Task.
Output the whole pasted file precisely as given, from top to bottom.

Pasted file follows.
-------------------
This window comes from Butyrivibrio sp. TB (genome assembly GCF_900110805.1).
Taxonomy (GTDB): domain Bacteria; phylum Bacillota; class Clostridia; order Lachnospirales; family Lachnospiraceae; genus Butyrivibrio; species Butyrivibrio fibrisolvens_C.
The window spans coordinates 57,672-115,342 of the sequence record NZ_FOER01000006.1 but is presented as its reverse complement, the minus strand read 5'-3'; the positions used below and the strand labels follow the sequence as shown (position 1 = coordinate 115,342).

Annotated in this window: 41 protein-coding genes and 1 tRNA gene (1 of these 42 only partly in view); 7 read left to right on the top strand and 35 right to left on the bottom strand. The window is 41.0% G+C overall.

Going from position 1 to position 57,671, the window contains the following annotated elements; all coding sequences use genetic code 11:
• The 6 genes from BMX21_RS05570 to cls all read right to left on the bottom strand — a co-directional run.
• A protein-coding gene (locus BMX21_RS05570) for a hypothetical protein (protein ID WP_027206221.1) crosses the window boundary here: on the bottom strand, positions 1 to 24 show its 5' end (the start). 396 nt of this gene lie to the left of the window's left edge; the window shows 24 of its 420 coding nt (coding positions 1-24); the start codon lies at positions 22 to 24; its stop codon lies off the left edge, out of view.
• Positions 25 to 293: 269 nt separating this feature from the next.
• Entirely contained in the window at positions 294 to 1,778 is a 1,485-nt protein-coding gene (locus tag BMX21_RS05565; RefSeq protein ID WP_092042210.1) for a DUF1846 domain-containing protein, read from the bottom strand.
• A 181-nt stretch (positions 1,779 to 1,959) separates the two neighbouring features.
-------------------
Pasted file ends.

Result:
This window comes from Butyrivibrio sp. TB (genome assembly GCF_900110805.1).
Taxonomy (GTDB): domain Bacteria; phylum Bacillota; class Clostridia; order Lachnospirales; family Lachnospiraceae; genus Butyrivibrio; species Butyrivibrio fibrisolvens_C.
The window spans coordinates 57,672-115,342 of the sequence record NZ_FOER01000006.1 but is presented as its reverse complement, the minus strand read 5'-3'; the positions used below and the strand labels follow the sequence as shown (position 1 = coordinate 115,342).

Annotated in this window: 41 protein-coding genes and 1 tRNA gene (1 of these 42 only partly in view); 7 read left to right on the top strand and 35 right to left on the bottom strand. The window is 41.0% G+C overall.

Going from position 1 to position 57,671, the window contains the following annotated elements; all coding sequences use genetic code 11:
• The 6 genes from BMX21_RS05570 to cls all read right to left on the bottom strand — a co-directional run.
• A protein-coding gene (locus BMX21_RS05570) for a hypothetical protein (protein ID WP_027206221.1) crosses the window boundary here: on the bottom strand, positions 1 to 24 show its 5' end (the start). 396 nt of this gene lie to the left of the window's left edge; the window shows 24 of its 420 coding nt (coding positions 1-24); the start codon lies at positions 22 to 24; its stop codon lies off the left edge, out of view.
• Positions 25 to 293: 269 nt separating this feature from the next.
• Entirely contained in the window at positions 294 to 1,778 is a 1,485-nt protein-coding gene (locus tag BMX21_RS05565; RefSeq protein ID WP_092042210.1) for a DUF1846 domain-containing protein, read from the bottom strand.
• A 181-nt stretch (positions 1,779 to 1,959) separates the two neighbouring features.